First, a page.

Up to 14 scholarships for children’s rights experts!
The 16th edition of the Summer School in Cinema Human Rights and Advocacy is a training initiative jointly developed by the Global Campus of Human Rights (GC) and Picture People. The School is aimed at young professionals wishing to broaden their understanding on the connections between human rights, films, digital media and video advocacy, and learn how to use film as a tool for social change. The 10-day programme provides a safe, culturally rich and collaborative environment where diversity and inclusivity are embraced, original and critical thinking is encouraged, skills are honed, creativity is unleashed and networking with experts from the human rights arena and professionals from the film industry at the 78th Venice international Film Festival is supported.
This year’s programme is focusing on ‘delivering social change to children and young people’ in the broader framework of human rights protection and promotion. The school is designed to appeal to young professionals from diverse backgrounds and experiences.
This year the Summer School programme will be delivered in a blended format with online and in presence sessions in Venice Lido, both at the Global Campus and the Venice International Film Festival venues.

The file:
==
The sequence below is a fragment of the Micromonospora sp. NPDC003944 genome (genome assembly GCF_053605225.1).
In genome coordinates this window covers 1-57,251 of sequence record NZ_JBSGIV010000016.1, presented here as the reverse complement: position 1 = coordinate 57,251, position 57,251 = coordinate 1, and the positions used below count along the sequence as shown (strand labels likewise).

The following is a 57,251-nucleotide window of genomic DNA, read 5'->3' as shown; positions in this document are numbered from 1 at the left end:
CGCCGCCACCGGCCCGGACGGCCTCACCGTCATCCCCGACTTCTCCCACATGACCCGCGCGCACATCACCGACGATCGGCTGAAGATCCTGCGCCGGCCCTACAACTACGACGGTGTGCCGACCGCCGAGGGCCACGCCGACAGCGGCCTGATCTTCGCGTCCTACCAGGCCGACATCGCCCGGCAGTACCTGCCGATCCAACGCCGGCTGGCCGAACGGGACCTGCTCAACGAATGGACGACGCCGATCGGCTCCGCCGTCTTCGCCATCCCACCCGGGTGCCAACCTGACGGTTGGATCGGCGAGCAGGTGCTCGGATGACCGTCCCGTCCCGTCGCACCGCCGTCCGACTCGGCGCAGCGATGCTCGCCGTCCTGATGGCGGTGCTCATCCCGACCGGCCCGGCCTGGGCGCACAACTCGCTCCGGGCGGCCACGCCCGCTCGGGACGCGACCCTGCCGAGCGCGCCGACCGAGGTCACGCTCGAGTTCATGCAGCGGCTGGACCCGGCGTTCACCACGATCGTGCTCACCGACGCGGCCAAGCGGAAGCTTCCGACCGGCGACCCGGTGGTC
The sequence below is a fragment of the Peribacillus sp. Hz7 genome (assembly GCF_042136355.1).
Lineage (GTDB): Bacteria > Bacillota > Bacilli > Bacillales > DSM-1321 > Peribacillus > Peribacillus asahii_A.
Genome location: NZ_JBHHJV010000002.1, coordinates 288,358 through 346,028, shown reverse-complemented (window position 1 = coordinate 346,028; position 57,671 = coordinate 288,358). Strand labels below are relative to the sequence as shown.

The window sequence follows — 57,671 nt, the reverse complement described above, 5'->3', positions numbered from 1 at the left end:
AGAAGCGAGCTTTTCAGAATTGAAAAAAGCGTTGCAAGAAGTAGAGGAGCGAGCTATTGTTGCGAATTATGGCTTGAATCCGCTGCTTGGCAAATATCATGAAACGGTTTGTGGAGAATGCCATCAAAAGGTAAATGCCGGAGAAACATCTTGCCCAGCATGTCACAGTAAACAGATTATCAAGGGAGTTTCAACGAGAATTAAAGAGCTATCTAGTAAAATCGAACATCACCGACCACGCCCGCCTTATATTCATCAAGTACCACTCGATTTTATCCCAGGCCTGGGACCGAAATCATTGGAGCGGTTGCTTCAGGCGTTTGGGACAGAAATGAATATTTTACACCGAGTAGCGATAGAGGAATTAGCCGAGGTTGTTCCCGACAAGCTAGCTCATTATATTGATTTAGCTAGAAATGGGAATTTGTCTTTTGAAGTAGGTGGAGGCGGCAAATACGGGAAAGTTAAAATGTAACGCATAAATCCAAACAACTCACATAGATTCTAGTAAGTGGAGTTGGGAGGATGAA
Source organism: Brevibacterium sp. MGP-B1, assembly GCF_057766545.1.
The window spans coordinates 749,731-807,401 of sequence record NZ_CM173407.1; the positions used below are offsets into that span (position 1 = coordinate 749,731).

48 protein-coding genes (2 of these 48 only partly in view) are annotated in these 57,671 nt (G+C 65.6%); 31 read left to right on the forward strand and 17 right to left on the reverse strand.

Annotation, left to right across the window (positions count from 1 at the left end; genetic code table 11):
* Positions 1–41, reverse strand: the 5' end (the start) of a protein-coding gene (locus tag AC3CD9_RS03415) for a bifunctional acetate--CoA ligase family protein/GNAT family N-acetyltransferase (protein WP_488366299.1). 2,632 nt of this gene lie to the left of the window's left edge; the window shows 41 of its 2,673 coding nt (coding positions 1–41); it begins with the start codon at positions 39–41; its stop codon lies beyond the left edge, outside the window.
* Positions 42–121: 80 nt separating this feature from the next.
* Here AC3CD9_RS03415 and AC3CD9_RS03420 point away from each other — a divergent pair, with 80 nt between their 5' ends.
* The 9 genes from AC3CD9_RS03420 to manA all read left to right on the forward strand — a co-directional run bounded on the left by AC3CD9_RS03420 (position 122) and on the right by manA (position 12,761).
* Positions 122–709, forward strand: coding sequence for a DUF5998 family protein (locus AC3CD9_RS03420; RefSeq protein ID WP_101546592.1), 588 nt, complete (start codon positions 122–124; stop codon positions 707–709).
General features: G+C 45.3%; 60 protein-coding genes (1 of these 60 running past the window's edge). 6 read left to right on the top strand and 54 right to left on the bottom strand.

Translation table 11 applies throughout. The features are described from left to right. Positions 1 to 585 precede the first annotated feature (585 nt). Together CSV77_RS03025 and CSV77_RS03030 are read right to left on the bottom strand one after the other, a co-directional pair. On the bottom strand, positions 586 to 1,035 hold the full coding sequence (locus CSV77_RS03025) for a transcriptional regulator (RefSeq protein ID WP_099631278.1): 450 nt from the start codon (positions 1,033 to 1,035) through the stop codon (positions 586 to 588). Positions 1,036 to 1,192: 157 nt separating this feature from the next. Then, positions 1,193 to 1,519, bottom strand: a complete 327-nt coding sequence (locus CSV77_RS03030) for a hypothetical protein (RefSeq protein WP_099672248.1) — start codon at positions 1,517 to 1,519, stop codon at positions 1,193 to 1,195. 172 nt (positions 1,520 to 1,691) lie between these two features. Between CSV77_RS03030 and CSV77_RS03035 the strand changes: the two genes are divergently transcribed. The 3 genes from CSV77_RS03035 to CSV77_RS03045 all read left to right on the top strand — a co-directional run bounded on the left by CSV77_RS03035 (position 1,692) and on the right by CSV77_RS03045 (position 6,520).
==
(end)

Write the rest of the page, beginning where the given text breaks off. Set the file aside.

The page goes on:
The Global Campus of Human Rights launched the summer school programme in 2005. It was meant to be a one-off event; nevertheless, given its success, the summer school ran for another four years in Venice before moving in 2010 to the Huston School of Film & Digital Media (part of the National University of Ireland in Galway), where it flourished for additional six years. Since 2017, the Summer School is back to its birthplace in Venice Lido.
Picture People is a UK educational not for profit organisation with 17 years of experience working with partners in over 20 countries across the world. We empower people to use visual media and technology to advocate for change by addressing social injustices and human rights abuses.
We identify places and communities where human rights film activity is most relevant but lack space for young filmmakers and activists to learn, share stories and ideas, and produce film projects with an impact. We work closely with local organisations to shape our trainings to local human rights and environmental concerns.